Mas Coutelou "Quoi Qu'il En Goutte" NV
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Direct Press Selection | June 2022
[PRESS 4 MIX • PRESS 4 RED]
Jeff Coutelou was one of the first to be certified organic in France — back in 1987! His neighbors were not accepting of his methods. When he planted hedges to help block their chemical sprays from coming into his vines, they burned them down. Twice. Today he continues to take on work that many others do not have the patience or commitment for, like restoring obscure, nearly forgotten varieties to combat the effects of global warming; and planting thousands of olive, almond, fig, and fruit trees for future generations.
According to him, the decision to work without sulfur is to fully realize “the accomplishment of the work which has been done in the vineyards, to avoid additives in order to let the grape express itself. The use of S02 is nonexistent, even at bottling, in order to preserve the authenticity of our cuvées. Bottling happens, according to the lunar calendar, in order for the wines we make be respected as much as possible from the vineyard to the glass.”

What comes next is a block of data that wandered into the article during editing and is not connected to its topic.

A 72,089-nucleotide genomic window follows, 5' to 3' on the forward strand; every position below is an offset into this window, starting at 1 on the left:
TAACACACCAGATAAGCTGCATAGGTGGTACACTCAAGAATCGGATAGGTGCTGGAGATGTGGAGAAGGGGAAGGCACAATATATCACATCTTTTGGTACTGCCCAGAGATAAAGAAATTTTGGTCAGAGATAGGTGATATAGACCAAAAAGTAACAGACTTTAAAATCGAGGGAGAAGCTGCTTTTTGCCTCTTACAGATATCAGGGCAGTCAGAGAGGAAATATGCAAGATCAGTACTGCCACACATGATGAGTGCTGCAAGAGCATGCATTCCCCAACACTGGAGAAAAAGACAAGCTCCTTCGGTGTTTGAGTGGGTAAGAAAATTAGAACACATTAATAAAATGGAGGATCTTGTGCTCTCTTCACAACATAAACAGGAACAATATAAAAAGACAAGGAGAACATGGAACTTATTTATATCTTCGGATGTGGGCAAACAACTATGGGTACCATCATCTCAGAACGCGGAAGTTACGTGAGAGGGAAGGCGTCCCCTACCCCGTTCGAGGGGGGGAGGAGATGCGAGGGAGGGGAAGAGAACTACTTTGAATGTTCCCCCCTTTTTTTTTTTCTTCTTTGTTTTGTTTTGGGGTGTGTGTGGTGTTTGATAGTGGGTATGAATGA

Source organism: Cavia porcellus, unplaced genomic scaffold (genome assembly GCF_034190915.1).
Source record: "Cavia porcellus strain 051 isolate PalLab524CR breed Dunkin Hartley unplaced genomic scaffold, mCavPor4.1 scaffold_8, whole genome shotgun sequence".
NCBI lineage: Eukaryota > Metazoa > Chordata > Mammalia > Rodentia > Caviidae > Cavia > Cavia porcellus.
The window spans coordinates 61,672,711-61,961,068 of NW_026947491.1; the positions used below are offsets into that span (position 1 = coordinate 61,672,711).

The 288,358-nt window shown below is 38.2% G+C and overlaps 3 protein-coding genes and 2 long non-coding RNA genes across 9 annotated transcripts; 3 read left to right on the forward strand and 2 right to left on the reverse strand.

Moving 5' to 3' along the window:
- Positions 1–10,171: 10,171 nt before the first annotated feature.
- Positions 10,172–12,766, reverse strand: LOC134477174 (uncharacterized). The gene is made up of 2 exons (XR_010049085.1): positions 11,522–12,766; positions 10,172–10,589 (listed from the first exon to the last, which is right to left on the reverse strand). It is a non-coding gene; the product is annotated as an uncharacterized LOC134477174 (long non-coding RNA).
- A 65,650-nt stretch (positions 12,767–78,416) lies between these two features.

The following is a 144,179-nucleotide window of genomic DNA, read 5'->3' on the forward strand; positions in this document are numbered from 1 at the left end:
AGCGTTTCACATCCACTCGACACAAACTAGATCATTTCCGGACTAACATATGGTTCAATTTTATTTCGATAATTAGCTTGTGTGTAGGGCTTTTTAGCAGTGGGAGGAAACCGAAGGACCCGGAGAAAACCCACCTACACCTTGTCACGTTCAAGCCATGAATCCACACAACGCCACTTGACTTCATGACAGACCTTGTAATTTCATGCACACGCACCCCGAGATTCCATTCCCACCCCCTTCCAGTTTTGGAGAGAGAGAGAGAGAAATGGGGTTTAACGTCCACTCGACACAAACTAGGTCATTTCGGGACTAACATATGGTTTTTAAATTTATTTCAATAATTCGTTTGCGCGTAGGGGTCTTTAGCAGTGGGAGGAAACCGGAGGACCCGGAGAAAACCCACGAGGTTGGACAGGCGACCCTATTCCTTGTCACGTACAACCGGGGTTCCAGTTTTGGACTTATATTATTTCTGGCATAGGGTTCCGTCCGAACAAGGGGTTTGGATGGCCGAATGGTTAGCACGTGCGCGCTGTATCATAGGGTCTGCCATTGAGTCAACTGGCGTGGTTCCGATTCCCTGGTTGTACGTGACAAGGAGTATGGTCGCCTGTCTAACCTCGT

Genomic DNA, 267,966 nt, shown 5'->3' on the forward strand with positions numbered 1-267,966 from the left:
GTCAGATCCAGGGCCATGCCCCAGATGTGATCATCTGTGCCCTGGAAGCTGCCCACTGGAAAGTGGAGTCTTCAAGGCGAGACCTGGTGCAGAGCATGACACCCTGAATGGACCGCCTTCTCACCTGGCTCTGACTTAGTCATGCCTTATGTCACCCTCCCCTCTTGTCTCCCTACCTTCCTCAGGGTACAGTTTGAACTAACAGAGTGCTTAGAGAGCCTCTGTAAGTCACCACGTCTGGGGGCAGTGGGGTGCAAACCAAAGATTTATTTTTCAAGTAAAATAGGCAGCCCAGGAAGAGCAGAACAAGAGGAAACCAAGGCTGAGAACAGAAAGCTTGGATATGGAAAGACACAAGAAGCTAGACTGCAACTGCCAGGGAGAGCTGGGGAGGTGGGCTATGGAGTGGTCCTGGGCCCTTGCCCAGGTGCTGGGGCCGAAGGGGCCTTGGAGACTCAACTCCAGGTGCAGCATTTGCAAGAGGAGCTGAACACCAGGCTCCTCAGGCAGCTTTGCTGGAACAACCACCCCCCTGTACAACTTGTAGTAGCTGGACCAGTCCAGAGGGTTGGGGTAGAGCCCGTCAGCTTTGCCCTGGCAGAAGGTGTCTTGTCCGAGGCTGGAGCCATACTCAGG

The “Quoi Qu'il En Goutte” is a wine that stirs up memories of the natural wines that first captured my heart. It’s got some funky barnyard aromas, black cherry notes, peppery texture and a little spritz. Carignan and Syrah, it’s from two vintages. The first vintage, 2019, got stuck, so some juice from 2020 was added to get the fermentation going again. It was then bottled intentionally with some sugar, but it fermented dry in the bottle — hence the spritz. So it’s kind of like a secret Pet Nat? The bubbles are pretty mild, and will go away if you shake the bottle.
This is a great example of making the best of the situation without adding anything. The results are not typical but they are delicious and soulful. The name means “whatever it takes,” a take on Macron’s phrase "quoi qu'il en coute" or “whatever the cost” regarding bailing out the French economy at the start of Covid-19. Jeff is nothing if not humble about his years of groundbreaking viticulture. “Wine is a beverage which brings dialog and conviviality,” he says. “Some grapes; some work and some love, that is our philosophy.” Cheers to that. Jonathan Kemp